Progress

index of sculptures 1988 to 2023

Progress (Maaskant poortgebouw)

2022
Bas-relief in salvaged wood, 164 x 131 x 15cm.
Collection of VORM, Rotterdam, Netherlands.





Work linked to the city of Rotterdam:


Floe

index of sculptures 1988 to 2023

Floe (Transition 5)

2018
Bas-relief in salvaged wood #122, 170 x 85 x 12cm.

Floe is the last in a series of five reliefs based on local archeological finds representing pots, dishes, and bottles.

Floe is based on an iridescent (wine or water) bottle from the second half of the eighteenth century. The word ‘floe’ is used for floating ice sheets in the polar regions.





Part of the Markers exhibition at Ron Mandos gallery, Amsterdam in 2020.


The Blimp

index of sculptures 1988 to 2023

The Blimp (Transition 4)

2018
Bas-relief in salvaged wood #121, 174 x 161 x 15cm





Part of the Markers exhibition at Ron Mandos gallery, Amsterdam in 2020.


Euromast 3

index of sculptures 1988 to 2023

Euromast 3

2018
Bas-relief in salvaged wood #119, 210 x 184 x 18cm.
Made on commission for Euromast Vastgoed BV, Rotterdam, Netherlands.
Private collection Rotterdam, Netherlands.


This work was on display at the Euromast observation tower 2018 through 2020.





Work linked to the city of Rotterdam:


Flux

index of sculptures 1988 to 2023

Flux (Transition 3)

2017
Bas-relief in salvaged wood #118, 173 x 107 x 11cm

Flux is based on a ‘starling pot’, a nesting pot, estimated to be from the 17th or 18th century. The color scheme revolves around oxblood red, pinks and greys.





Part of the Markers exhibition at Ron Mandos gallery, Amsterdam in 2020.


Superlotado

index of sculptures 1988 to 2023

Superlotado (Transition 2)

2017
Bas-relief in salvaged wood #117, 124 x 145 x 17cm.
Private collection, Berlin, Germany.


Superlotado is a word from the Portuguese language meaning ‘full to the brim’.
It signifies affluence and superabundance.





Part of the Markers exhibition at Ron Mandos gallery, Amsterdam in 2020.


Reverb-Decay

index of sculptures 1988 to 2023

Reverb/Decay (Transition 1)

2017
Bas-relief in salvaged wood #116, 119 x 218 x 13cm.
Concordia Collection, Rotterdam, Netherlands.



Reverb/Decay

Reverb/Decay is the first in a series of five reliefs based on archeological finds from the soil in and around the city of Rotterdam. They represent pots, dishes, and bottles that have been discarded throughout the history of human settlement in the area. All the original specimens come from the collection of Museum Rotterdam.
The works in the series are numbered Transition 1 through 5. The term Transition refers to their regular shapes, which are mathematically defined by a transition that is relative to a single axis.

The Reverb/Decay bas-relief is based on an albarello, an ointment jar, that dates from the sixteenth century. The glazed jar decorated with stripes and leaves was used as a starting point for intense experimentation with color and texture intended to make the work visually vibrate. The name is in reference to synthesizer equipment where the term can be found next to the buttons that regulate audio loops. “Reverb” regulates repetition within the loop and “Decay” regulates decline.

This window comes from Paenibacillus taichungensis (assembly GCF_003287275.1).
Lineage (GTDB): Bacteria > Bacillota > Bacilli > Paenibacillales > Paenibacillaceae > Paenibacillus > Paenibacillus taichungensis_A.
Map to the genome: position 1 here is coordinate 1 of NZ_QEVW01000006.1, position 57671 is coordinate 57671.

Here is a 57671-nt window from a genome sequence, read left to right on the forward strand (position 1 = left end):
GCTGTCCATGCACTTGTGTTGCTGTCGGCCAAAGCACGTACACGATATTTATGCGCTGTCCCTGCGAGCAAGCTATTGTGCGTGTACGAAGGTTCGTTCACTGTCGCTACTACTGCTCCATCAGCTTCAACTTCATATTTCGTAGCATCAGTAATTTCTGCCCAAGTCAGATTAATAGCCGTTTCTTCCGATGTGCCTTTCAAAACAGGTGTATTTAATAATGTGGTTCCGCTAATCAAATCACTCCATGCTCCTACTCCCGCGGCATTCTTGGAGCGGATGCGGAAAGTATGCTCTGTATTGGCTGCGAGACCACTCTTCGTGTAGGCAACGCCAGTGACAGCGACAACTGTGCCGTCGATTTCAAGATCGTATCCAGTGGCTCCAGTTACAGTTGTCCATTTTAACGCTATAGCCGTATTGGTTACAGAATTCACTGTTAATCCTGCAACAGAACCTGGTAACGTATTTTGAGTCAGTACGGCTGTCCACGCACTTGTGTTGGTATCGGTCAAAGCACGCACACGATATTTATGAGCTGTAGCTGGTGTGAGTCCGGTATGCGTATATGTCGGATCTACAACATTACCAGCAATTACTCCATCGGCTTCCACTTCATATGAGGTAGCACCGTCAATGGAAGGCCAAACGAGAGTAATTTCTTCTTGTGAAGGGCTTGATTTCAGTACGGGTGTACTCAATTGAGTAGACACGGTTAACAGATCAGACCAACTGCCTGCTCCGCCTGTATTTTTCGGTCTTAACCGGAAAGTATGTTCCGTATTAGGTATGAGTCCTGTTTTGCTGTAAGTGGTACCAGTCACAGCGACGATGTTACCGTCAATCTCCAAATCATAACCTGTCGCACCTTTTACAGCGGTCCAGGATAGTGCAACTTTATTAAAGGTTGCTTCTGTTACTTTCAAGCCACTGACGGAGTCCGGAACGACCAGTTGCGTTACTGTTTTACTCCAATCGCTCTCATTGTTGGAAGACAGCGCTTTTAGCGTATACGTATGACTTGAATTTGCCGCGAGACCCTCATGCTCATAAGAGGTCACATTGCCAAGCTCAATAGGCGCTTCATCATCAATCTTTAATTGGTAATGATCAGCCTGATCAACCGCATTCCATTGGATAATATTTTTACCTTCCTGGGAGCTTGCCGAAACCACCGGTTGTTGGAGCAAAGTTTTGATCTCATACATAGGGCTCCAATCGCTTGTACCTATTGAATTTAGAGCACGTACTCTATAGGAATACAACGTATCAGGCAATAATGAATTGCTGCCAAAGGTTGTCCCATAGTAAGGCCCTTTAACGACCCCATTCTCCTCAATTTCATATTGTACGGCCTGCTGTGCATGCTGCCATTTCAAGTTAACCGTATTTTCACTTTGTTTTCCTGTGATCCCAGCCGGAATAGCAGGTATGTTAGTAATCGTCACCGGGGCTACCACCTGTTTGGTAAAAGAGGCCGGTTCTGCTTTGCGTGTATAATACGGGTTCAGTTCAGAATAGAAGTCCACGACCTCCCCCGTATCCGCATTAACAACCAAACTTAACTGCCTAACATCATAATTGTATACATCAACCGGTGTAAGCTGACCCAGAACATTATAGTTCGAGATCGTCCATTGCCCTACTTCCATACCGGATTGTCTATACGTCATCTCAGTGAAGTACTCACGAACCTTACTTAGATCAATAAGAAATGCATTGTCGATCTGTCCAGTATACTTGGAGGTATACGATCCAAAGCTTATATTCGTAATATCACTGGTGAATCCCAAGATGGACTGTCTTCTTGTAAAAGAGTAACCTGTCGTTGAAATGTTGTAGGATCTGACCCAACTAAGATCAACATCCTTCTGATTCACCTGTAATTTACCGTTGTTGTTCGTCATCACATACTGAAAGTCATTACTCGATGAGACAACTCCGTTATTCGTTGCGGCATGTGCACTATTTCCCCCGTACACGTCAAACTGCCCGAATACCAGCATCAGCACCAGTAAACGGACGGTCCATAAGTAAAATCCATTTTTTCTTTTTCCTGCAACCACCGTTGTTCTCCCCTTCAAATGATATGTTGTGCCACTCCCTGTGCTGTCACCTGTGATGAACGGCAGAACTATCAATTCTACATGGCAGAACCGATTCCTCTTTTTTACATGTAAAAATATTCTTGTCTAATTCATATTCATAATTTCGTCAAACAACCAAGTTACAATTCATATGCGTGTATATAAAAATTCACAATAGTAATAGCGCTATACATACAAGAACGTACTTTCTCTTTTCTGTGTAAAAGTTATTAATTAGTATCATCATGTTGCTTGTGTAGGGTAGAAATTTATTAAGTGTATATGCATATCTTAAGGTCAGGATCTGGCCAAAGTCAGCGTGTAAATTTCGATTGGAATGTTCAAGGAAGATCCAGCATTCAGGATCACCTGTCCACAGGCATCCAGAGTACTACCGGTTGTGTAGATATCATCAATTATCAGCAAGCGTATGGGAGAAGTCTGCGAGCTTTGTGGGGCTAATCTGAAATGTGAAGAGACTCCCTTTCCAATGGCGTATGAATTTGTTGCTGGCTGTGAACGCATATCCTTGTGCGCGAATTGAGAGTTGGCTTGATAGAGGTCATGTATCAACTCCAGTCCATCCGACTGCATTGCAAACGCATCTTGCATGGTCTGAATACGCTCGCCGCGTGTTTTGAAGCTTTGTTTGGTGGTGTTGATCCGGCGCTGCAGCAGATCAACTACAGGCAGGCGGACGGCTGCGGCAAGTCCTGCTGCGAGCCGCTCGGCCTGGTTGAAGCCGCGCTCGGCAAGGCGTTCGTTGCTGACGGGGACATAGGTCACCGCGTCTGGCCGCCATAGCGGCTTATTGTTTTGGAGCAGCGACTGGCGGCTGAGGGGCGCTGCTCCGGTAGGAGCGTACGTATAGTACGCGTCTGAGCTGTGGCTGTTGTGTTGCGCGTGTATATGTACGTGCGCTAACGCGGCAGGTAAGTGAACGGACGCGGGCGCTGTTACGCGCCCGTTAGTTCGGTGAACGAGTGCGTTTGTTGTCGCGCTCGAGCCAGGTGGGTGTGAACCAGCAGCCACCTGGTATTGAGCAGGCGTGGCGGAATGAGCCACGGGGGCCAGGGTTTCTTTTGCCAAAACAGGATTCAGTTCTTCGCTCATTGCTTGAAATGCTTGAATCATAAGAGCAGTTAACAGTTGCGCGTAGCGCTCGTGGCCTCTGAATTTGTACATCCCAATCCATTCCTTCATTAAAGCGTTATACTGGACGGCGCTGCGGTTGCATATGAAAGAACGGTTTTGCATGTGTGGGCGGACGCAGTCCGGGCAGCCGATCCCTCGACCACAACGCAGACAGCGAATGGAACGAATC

Part of the Markers exhibition at Ron Mandos gallery, Amsterdam in 2020.


De Noord

index of sculptures 1988 to 2023

De Noord

2017
Bas-relief in salvaged wood #115, 94 x 234 x 16cm.



De Noord was a windmill on the Oostplein square in Rotterdam that was origianlly built in 1562 and later rebuilt and adapted several times. 14 years after it miraculous survival of the town fire of 1940 the mill caught fire and was demolished.
The bas-relief shows the tipical elongated shape of De Noord without the blades and other consctructions, the shape it had after the fire, but with the spectacular commercial signs that the mill had been know for since the early twentieth century.
(source: https://nl.wikipedia.org/wiki/De_Noord_(Rotterdam))





Part of the Markers exhibition at Ron Mandos gallery, Amsterdam in 2020.


Industrie gebouw

index of sculptures 1988 to 2023

Industriegebouw

2017
Bas-relief in salvaged wood #112, 139 x 196 x 14cm.
Private collection, Rotterdam, Netherlands.




Industriegebouw Goudsesingel.

Het Industriegebouw is a building in Rotterdam designed by H.A. Maaskant, W. van Tijen and E. Groosman. In typology, function and appearance it became a powerful symbol of the Wederopbouw, the post war rebuilding policy of Rotterdam. The building was completed in 1952 and over the past few years it has been revived as an important cultural hub. 






Some examples of work done on commission:


Salvage

index of sculptures 1988 to 2023

Salvage (Baltic Ace)

2016
Bas-relief in salvaged wood #109, 162 x 213 x 15cm.
Corporate collection, Rotterdam, Netherlands.

Baltic Ace was a roll-on/roll-off car carrier that sank in the North Sea on 5th December 2012 after a collision with a container ship. It sank within 15 minutes in shallow waters. Only 13 of the crew of 24 were rescued. The wreck was lifted in chunks in 2015 and transported to Waalhaven in Rotterdam where the photo was taken that was the basis for the bas-relief.
(source: en.wikipedia.org/wiki/MV_Baltic_Ace)



All the works that were part of the Bare Bones exhibition at Ron Mandos Gallery in Amsterdam in 2016.


Boompjes

index of sculptures 1988 to 2023

Boompjes

2009
bas-relief in salvaged wood #58, 105 x 90 x 12 cm.